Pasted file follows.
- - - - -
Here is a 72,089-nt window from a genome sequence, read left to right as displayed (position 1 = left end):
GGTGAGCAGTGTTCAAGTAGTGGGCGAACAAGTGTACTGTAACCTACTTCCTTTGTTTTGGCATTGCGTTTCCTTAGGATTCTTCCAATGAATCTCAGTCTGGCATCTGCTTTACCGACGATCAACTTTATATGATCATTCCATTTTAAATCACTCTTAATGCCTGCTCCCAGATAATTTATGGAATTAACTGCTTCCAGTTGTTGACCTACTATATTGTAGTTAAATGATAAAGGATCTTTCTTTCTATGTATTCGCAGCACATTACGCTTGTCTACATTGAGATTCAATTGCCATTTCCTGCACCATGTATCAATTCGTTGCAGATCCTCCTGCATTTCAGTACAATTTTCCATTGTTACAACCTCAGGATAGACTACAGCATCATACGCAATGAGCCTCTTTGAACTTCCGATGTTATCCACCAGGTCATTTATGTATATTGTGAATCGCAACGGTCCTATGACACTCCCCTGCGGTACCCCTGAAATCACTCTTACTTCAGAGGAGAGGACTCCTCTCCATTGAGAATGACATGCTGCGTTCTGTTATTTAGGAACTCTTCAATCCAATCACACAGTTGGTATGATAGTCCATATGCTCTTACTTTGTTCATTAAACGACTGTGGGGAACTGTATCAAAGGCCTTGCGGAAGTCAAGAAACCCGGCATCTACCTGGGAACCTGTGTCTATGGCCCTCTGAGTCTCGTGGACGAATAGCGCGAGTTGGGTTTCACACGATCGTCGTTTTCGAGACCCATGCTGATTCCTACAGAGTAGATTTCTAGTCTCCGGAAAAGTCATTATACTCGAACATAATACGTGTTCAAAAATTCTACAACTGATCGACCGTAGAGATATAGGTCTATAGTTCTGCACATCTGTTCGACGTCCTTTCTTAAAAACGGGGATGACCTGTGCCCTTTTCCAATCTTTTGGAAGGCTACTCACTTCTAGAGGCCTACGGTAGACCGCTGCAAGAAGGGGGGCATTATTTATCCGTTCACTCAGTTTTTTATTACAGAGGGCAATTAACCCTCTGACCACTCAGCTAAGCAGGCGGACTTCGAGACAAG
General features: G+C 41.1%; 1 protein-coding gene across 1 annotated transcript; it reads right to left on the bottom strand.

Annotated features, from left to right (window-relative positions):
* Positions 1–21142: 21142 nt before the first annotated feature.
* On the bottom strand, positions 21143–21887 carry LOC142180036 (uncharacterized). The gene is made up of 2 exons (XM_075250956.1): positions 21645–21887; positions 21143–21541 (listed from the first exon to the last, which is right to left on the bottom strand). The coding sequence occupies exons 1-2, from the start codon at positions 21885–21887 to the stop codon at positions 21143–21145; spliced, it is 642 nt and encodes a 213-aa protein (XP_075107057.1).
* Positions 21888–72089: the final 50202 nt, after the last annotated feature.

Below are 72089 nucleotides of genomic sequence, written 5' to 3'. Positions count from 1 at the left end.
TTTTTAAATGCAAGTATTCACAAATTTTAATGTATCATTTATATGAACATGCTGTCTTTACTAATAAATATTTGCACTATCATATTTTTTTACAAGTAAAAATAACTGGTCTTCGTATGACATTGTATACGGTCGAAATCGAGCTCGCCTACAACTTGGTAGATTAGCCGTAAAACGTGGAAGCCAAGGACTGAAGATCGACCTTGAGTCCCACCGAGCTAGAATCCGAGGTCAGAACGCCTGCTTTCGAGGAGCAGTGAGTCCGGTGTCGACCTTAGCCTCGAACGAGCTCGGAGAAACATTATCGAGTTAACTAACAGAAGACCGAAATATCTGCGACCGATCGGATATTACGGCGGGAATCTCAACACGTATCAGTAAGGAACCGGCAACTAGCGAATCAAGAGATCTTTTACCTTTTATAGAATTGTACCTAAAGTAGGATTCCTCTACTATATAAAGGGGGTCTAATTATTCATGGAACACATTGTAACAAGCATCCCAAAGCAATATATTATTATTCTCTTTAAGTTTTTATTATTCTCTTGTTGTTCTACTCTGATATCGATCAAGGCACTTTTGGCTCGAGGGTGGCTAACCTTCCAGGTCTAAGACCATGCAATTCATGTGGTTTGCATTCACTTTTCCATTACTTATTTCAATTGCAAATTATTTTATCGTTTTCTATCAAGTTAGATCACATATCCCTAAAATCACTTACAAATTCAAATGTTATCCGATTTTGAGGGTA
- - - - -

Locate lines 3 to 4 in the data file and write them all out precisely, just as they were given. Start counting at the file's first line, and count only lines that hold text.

General features: G+C 41.1%; 1 protein-coding gene across 1 annotated transcript; it reads right to left on the bottom strand.

Annotated features, from left to right (window-relative positions):